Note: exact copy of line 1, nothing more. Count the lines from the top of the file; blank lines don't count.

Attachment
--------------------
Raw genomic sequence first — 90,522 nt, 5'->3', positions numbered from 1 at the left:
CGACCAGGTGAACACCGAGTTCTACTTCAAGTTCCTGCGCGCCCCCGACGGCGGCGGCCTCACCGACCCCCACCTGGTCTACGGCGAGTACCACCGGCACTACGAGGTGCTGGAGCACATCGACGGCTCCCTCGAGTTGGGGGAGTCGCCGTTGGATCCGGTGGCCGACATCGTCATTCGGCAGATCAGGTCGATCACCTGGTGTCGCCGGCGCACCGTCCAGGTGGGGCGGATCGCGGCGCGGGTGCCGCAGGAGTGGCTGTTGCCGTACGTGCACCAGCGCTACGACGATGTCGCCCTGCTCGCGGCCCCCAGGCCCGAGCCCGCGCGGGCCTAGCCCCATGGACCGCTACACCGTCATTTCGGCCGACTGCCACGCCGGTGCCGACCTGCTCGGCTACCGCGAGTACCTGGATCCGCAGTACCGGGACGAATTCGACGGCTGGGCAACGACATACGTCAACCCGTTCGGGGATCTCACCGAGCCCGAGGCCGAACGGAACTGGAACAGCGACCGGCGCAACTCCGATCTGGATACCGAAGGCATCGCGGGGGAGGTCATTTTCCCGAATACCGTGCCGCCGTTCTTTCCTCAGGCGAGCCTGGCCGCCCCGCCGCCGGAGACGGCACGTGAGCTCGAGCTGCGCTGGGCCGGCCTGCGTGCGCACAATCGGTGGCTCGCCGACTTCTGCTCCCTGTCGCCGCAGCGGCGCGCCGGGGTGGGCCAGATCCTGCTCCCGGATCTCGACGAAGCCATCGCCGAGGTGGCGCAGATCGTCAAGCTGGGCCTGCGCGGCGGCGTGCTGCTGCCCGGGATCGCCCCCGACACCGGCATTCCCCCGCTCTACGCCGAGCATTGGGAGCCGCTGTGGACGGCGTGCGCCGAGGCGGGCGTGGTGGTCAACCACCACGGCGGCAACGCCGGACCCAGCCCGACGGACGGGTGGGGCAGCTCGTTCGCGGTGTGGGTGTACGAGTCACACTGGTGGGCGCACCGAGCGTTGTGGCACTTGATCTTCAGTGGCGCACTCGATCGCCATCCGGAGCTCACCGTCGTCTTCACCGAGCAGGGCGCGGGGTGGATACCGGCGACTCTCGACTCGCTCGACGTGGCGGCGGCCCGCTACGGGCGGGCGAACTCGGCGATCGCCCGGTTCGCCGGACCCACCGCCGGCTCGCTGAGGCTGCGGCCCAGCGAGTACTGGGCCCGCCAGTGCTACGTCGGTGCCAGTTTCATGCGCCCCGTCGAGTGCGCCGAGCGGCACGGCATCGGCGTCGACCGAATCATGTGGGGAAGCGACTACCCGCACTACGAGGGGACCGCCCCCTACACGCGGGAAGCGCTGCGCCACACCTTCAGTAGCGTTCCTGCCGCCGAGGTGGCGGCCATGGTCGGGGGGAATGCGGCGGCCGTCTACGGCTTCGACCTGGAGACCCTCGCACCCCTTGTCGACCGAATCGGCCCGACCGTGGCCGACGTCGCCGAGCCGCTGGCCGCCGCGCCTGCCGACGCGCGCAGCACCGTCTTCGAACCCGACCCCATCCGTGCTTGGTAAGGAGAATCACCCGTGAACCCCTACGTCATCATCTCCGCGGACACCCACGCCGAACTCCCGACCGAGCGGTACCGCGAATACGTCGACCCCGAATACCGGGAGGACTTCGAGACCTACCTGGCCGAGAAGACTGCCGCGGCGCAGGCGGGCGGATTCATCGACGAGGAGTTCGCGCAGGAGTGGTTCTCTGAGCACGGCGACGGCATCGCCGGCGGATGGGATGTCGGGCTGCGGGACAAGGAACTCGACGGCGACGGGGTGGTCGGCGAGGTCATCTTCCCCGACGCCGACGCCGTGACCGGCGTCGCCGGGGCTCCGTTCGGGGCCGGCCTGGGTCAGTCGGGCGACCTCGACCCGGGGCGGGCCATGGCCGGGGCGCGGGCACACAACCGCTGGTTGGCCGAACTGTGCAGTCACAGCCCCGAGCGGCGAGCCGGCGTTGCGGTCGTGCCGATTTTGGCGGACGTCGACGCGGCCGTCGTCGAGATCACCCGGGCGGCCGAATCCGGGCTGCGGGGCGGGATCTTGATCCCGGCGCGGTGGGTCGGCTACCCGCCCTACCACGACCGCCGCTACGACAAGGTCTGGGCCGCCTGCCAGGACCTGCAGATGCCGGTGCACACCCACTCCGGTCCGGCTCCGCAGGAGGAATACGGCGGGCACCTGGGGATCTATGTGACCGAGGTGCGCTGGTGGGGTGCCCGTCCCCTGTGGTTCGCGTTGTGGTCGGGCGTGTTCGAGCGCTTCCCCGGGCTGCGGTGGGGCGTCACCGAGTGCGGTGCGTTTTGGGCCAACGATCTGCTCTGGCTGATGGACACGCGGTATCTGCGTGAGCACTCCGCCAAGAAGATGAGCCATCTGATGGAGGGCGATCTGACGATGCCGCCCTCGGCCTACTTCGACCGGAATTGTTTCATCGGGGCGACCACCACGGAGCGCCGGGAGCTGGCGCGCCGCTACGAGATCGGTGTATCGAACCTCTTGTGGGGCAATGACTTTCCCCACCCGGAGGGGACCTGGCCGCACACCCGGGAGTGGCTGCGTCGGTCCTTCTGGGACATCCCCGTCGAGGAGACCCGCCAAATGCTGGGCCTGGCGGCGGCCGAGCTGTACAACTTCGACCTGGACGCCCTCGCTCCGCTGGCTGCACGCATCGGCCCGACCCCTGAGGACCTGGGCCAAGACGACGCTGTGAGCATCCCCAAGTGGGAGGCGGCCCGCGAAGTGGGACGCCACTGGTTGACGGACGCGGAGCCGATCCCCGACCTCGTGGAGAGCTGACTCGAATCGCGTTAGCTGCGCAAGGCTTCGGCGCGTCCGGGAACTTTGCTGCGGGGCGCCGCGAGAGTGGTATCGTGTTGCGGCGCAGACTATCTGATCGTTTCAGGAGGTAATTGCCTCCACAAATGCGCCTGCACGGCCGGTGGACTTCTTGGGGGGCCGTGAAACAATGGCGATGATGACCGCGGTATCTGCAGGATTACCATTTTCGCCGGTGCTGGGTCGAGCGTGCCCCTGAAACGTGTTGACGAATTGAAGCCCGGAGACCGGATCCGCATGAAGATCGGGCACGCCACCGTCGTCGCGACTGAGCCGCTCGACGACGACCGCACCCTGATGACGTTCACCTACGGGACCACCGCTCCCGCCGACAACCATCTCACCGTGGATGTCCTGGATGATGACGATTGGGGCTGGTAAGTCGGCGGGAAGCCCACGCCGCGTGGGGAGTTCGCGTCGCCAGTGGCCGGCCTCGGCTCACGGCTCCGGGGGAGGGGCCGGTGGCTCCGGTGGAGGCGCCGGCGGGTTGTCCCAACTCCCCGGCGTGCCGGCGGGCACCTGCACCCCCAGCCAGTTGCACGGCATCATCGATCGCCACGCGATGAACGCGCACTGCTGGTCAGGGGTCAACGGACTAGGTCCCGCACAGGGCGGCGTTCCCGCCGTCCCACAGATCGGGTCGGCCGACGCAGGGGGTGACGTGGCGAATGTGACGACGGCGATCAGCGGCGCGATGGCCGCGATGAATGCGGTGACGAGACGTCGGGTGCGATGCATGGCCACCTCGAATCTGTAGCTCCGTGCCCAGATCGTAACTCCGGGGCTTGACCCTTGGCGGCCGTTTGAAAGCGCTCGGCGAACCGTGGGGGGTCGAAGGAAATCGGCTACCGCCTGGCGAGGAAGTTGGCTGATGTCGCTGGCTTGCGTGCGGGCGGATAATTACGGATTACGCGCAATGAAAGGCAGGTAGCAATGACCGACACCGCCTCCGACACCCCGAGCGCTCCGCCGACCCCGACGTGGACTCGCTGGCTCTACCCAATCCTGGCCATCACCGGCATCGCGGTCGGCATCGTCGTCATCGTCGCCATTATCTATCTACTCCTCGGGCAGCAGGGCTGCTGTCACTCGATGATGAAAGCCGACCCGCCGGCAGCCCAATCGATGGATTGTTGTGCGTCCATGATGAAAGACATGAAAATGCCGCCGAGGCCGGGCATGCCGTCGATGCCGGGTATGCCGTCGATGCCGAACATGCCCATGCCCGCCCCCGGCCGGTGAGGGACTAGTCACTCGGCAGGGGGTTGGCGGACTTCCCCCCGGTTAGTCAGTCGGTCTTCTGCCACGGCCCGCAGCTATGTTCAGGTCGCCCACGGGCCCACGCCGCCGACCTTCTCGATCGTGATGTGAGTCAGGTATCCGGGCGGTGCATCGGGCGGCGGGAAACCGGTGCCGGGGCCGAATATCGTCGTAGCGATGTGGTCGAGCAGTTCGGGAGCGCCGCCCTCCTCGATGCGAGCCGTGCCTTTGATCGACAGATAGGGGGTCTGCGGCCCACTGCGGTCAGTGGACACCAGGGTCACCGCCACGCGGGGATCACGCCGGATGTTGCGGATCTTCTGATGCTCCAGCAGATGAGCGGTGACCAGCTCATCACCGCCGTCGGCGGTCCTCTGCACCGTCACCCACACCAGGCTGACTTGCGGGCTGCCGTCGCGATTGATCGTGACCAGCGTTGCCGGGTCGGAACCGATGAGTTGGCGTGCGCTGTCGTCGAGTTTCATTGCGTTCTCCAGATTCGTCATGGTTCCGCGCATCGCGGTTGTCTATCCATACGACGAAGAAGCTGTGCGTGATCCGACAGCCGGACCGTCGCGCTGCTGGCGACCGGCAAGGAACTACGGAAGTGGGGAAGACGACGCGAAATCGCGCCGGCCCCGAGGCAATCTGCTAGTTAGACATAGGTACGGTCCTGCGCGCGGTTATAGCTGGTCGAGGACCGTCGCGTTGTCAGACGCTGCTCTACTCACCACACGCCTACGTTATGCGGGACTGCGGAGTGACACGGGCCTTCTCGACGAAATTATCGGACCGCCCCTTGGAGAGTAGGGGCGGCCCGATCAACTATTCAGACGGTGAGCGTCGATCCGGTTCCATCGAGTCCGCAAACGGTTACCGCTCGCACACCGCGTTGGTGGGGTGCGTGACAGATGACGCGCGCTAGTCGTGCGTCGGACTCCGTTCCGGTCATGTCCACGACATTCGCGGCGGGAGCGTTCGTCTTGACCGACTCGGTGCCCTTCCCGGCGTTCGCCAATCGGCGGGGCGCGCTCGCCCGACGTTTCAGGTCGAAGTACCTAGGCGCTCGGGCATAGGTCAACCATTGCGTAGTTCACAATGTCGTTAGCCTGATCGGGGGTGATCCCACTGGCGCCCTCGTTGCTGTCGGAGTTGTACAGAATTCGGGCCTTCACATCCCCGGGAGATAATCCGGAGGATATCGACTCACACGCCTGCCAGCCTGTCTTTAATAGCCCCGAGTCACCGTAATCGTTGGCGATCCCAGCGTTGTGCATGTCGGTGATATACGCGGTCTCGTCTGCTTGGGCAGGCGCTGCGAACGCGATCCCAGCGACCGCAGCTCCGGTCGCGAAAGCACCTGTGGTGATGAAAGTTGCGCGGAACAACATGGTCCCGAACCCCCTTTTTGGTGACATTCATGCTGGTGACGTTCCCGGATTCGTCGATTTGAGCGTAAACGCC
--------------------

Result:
Raw genomic sequence first — 90,522 nt, 5'->3', positions numbered from 1 at the left: